New Bridge at San Ysidro Creek
Nearly three years to the day after the 1/9 Debris Flow that damaged or destroyed over 600 homes as well as debilitated Montecito infrastructure, the Santa Barbara County Public Works Department made a significant step in the rebuilding process with the replacement of the East Mountain Drive Bridge over San Ysidro Creek. The bridge, which was and will continue to be used primarily as bicycle and pedestrian access, was a well-used connection between the San Ysidro Ranch and the San Ysidro Trailhead before being washed away on the morning of January 9, 2018.
The 75-foot-long structure will be closed to vehicular traffic except during emergencies, when first responders will have access. The $285,000 bridge was paid for with Southern California Edison settlement funds and constructed by Peter Lapidus Construction, a local vendor. Approach roads are expected to be built in the upcoming weeks, and the bridge is scheduled to open this February.
In addition to washing away the bridge, the 1/9 Debris Flow damaged 21 (and completely destroyed three) of the San Ysidro Ranch’s 41 luxury guest cottages. The property endured significant damage to most of its infrastructure, including sewer and power lines, as well as technological lines. Support areas including maid service building, laundry, emergency power generation, and shipping and receiving were all lost during the mudslide, and the resort’s two eateries, Plow & Angel and the Stonehouse, were also damaged. After 15 months of rebuilding and renovation, the 500-acre resort, owned by Ty Warner, was back open for business in April 2019.
According to Public Works PIO Lael Wageneck, the new bridge is the latest in a series of projects that County Public Works has completed in the past year in Montecito. In February 2020, the $1.8 million Ashley Road Bridge that connects East Mountain Road to Sycamore Canyon Road was opened to the public. The new bridge is a structural improvement and maintains the aesthetic beauty of the previous bridge. It includes a higher arch and longer span to allow a 100-year storm event to pass under the bridge. Last summer, the County also finished a $5.7 million project to repair 28 lane miles and microsurface 17 lane miles of road damaged during the fire and debris flow.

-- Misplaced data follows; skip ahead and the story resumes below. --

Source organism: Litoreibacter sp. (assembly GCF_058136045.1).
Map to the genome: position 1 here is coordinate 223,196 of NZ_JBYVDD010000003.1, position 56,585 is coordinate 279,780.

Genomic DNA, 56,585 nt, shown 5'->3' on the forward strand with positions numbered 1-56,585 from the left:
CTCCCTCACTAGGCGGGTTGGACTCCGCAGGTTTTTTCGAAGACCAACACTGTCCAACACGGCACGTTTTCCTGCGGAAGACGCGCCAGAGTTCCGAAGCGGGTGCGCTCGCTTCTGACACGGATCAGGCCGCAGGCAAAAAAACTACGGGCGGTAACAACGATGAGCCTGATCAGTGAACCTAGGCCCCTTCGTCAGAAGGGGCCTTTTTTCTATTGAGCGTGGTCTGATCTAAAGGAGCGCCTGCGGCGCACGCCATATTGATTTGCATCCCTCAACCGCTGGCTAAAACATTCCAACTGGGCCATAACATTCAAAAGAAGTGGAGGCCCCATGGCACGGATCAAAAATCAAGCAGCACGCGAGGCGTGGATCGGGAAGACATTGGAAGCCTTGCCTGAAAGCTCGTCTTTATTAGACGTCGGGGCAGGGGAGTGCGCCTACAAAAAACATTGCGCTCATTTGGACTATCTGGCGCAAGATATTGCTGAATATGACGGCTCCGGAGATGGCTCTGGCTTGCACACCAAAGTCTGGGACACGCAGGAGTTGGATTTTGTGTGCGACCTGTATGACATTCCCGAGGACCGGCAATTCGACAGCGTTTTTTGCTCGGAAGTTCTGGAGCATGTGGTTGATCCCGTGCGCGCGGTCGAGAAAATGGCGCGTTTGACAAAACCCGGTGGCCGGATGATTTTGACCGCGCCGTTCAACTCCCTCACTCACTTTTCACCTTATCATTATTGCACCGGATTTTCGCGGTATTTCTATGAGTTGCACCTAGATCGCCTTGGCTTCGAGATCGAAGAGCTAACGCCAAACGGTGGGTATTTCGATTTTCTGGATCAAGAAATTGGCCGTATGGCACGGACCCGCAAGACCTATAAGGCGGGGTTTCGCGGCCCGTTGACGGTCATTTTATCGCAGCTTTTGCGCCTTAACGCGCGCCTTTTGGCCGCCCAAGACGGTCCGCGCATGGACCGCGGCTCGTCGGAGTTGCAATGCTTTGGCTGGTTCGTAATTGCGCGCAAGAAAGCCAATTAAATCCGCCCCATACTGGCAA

This coming year, County Public Works will proceed with additional projects as part of the Thomas Fire and 1/9 Debris Flow recovery. Signs are already in place on Hot Springs Road, where work will begin this month on the Hot Springs Shoulder Improvement project. This project includes improving walking shoulders from the Santa Barbara City Limits to Middle Road, that will increase connectivity and enhance recent work by the Santa Barbara Bucket Brigade and Montecito Trails Foundation; the project is tentatively scheduled to finish by mid-February, weather permitting.
The County will also repair segments of North Jameson Lane that sustained damage to the bridge approach guardrail, crash cushions, and drainage facilities. The County installed temporary concrete barriers and crash cushions that have remained in place for the last three years while the project was designed, permitted, and authorized for construction. Construction began in December and will finish by the end of January. Other projects scheduled for 2021 include the Hot Springs Triangle, and the Sheffield Drive Bridge at Ortega Hill Road and North Jameson Lane.
For more information on Transportation Division projects, visit www.pwsb.net.